I should congratulate myself. I planted those Pomegranate trees way too close together, and now I can see it. Clear as day. For now just walk away.
I have made all kinds of mistakes in the pursuit of concepts. I shall try not to digress from the garden variety; except to say romantic folly set the precedent for everything following the expulsion from the Garden of Eden. These things we call regrets are the preponderances of gardening activity, the stuff that comes up in the sweat as you pry up Bermuda rhizomes, inhale Mesquite dust from the saws-all,and cart off wheel barrow after wheel barrow of prickly pear pads precariously perched in pinnacles. I seriously need to get some friends.
What is it about gardening that is so conducive to introspection?Aloneness? It seems the obvious answer, but that’s not it at all, for one can be so alone in the company of others. I am conversing.
Pomegranate trees, quite hardy here, and drought tolerant once established, are native to Iraq and Iran. They are compatible with my scheme for Mediterranean order. The Alhambramade an impression on me,age 7, when our family took sabbatical in Spain. Formality is a reassuring quality in the face of a history of adversity, crusades against fellow man, or against the land itself, in the form of unsustainable grazing, and recreational driving over open desert with total disregard.
Formality is actually the first attempt to stake out the areas to be spared further abuse, and allow the microbes to re-populate in tiny colonies in the shelter of a bit of debris. Isn’t it funny how similar the look of destroyed land is, no matter whereyou are on Earth.
I envisioned a grove of Pomegranates, in an “L” shape framing the house to the east and the south, an echo of borders woven into prayer rugs. Never mind that the Pomegranate is a stiff, graceless ‘V’ shape, tough to prune and thorny too!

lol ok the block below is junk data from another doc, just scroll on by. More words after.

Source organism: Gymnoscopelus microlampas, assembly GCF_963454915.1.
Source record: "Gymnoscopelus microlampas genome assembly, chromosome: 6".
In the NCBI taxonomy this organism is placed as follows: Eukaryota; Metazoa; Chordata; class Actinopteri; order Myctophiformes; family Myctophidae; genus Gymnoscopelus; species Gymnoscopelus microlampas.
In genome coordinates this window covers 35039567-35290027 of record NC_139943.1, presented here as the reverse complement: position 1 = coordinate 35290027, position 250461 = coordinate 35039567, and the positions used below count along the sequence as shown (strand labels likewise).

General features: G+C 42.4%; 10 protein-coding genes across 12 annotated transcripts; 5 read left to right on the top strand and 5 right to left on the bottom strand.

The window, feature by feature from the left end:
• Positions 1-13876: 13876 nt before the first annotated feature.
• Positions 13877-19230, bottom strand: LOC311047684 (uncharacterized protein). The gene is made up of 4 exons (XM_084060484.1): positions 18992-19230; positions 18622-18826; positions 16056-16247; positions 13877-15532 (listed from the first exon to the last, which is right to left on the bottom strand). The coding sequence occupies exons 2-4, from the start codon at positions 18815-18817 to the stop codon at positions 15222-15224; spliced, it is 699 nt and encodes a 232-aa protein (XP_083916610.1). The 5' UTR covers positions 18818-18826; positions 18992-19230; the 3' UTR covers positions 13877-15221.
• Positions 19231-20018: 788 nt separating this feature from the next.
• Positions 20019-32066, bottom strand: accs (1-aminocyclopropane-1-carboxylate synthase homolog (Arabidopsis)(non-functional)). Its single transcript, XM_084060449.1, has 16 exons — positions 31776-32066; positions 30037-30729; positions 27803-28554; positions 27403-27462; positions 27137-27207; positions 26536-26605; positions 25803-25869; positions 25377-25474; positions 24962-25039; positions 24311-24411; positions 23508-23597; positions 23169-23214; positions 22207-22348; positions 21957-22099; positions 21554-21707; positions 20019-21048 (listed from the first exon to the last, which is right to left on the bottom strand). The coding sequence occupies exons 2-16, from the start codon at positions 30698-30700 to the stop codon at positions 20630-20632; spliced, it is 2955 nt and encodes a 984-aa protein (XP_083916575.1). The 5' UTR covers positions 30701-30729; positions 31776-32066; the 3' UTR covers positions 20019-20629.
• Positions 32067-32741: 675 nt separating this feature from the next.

I was seeing things from the bird’s eye view—looking down into a maze, designing the “someday in 10 years” picture. It would look formal, and as a bonus, these trees would accumulate a nice carpet of leaves, regenerating topsoil.
Seven itchy years have passed. Seven Pomegranate trees- a few which are sulking from repeated transplants, and still, I can’t tweak it. I surrenderedthe grove conceptsince others thought the drivewayessential. Instead,an off-set row of ‘forbidden fruit’ would make a splendid backdrop for a 40’perennial borderaccomplished with natives such as Verbenas, Penstemon, and Salvias, which would partner with the indigenousRabbit and Turpentine bush.
I had no budget to clear or level first. I installed trees, as I could find them, on the existing slope. Eyeballing has proven no substitute for measuring, painfully obvious as the trees grow. “Irregular groupings of 2, 3, 2 can not suffice as a solution,” I lament. “Grounds for decapitation,” I’m referring to myself, not the trees.
In pursuit of the vision, I encounter my own worst enemy, myself. Introspection reveals that I am impatient, unrealistic, impractical, and (is it a good thing?) inspired. What can be designed with what grows well in Oracle, is an enduring fascination. The shape and scale of plant combinations, not the bloom color, is key- is the backbone structure of that art form known as the border. Essential to good design is an abiding tempo.
I am anxious for a cool overcast opportunity to overhaul the mess I’ve made. Until then, a conversation with this unrealized vision will not shut up. The right tools, the moisture in the soil will each have some say. I must show the roots proper protocol.
Maybe that Pomegranate will not survive another adjustment. Risk I have to take. It’s wrong. There is no return.
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